Don't know about Japan but around here it's best to get your phone from a 3rd party, i.e. not the provider. Provider brand their phones and restrict the hell out of them to maximise revenue. If you to a phone contract reseller that subsidises unbranded phones, you get the original phone with all its capabilities.

  • by rabiddeity (941737) on Monday September 14, 2009 @03:28AM (#29411189) Homepage

    Some clubs faced retroactive fines in the tens of thousands of Yen and were forced to close down.

    Don't mean to break your stride, but you do realize that ten thousand yen is less than US$100, right?

  • MPAA - RIAA Scum (Score:2, Informative)

    by im just cannonfodder (1089055) on Monday September 14, 2009 @05:33AM (#29411591) Homepage
    lets not for get who is actually behind the MPAA - RIAA, these are the companies that need to be targeted and boycotted into changing their ways, purchase only 2nd hand media, & avoid all sony products as much as possible, why allow these scum suits to dictate hardware/software DRM anymore.

    Name and shame the companies as all the **AA trade group name is for is to protect the corporate globalists gatekeepers from bad press.

    RIAA, CRIA, SOUNDEXCHANGE, BPI, IFPI, Ect:

    # Sony BMG Music Entertainment
    # Warner Music Group
    # Universal Music Group
    # EMI

    MPAA, MPA, FACT, AFACT, Ect:

    # Sony Pictures
    # Warner Bros. (Time Warner)
    # Universal Studios (NBC Universal)
    # The Walt Disney Company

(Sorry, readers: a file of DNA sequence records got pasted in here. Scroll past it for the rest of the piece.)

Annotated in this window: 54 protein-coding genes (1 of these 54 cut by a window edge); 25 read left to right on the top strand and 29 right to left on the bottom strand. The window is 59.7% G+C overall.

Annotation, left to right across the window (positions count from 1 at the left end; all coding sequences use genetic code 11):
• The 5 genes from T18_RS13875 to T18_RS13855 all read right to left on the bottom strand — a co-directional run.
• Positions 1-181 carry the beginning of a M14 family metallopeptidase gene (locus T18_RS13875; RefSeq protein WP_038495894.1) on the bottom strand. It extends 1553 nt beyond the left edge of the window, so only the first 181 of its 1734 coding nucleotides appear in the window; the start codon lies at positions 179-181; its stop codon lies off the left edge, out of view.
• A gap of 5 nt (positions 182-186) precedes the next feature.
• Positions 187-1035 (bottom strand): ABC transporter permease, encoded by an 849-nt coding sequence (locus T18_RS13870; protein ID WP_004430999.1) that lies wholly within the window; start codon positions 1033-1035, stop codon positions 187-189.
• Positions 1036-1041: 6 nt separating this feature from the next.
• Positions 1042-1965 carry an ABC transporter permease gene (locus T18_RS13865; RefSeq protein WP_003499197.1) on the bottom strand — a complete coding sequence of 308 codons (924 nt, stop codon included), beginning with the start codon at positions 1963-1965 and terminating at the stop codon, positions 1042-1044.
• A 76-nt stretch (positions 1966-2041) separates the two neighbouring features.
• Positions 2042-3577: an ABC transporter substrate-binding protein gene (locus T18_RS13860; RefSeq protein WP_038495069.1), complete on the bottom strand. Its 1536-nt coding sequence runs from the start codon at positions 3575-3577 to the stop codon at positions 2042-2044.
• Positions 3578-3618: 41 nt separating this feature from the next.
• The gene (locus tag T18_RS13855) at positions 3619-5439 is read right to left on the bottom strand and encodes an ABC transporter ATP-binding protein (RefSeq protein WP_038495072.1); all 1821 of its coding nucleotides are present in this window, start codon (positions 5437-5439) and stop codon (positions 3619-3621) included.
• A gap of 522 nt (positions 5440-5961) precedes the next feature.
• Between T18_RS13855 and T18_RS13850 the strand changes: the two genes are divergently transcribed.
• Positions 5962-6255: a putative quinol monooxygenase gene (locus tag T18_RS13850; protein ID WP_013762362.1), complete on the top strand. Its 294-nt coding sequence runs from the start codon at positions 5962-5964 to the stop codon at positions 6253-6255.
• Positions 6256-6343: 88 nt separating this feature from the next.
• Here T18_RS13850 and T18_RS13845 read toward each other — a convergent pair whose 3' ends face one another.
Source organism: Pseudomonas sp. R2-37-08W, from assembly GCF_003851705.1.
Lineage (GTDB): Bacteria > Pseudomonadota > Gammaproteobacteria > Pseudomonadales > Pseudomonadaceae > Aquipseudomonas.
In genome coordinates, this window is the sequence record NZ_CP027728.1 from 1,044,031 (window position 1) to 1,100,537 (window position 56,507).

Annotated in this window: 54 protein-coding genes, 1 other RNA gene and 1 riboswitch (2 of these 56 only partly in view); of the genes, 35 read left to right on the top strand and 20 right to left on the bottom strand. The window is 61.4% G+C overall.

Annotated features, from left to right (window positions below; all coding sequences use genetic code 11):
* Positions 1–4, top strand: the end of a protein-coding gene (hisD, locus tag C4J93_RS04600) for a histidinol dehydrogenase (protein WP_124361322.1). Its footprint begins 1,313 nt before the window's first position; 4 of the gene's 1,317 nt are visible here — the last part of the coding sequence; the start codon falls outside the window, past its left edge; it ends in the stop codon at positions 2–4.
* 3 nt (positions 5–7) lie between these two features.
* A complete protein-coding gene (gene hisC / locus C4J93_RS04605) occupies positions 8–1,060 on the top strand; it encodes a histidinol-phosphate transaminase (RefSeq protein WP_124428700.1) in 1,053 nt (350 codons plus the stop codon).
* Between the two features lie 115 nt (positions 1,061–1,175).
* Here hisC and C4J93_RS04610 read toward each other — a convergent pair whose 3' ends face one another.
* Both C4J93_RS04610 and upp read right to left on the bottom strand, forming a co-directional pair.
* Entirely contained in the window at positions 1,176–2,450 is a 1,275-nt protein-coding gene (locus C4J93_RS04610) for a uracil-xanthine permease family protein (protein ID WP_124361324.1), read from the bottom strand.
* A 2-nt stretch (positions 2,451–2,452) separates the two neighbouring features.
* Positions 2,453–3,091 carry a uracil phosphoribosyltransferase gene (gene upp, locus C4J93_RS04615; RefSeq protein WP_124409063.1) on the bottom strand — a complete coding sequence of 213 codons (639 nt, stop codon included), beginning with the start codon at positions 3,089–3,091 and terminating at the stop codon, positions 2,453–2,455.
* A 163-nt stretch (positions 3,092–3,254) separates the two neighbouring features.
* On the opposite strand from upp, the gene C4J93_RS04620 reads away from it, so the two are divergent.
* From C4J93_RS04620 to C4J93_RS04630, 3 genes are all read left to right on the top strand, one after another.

# 20th Century Fox (News Corporation)
    # Paramount Pictures Viacom--(DreamWorks owners since February 2006)



    ========

    If Sony payola (google it) wasn't already bad enough to destroy all indie competition already you have this scam.


    Is it justified to steal from thieves? READ ON.


    RIAA Claims Ownership of All Artist Royalties For Internet Radio
    http://slashdot.org/articles/07/04/29/0335224.shtml [slashdot.org]

    "With the furor over the impending rate hike for Internet radio stations, wouldn't a good solution be for streaming internet stations to simply not play RIAA-affiliated labels' music and focus on independent artists? Sounds good, except that the RIAA's affiliate organization SoundExchange claims it has the right to collect royalties for any artist, no matter if they have signed with an RIAA label or not. 'SoundExchange (the RIAA) considers any digital performance of a song as falling under their compulsory license. If any artist records a song, SoundExchange has the right to collect royalties for its performance on Internet radio. Artists can offer to download their music for free, but they cannot offer their songs to Internet radio for free ... So how it works is that SoundExchange collects money through compulsory royalties from Webcasters and holds onto the money. If a label or artist wants their share of the money, they must become a member of SoundExchange and pay a fee to collect their royalties.'"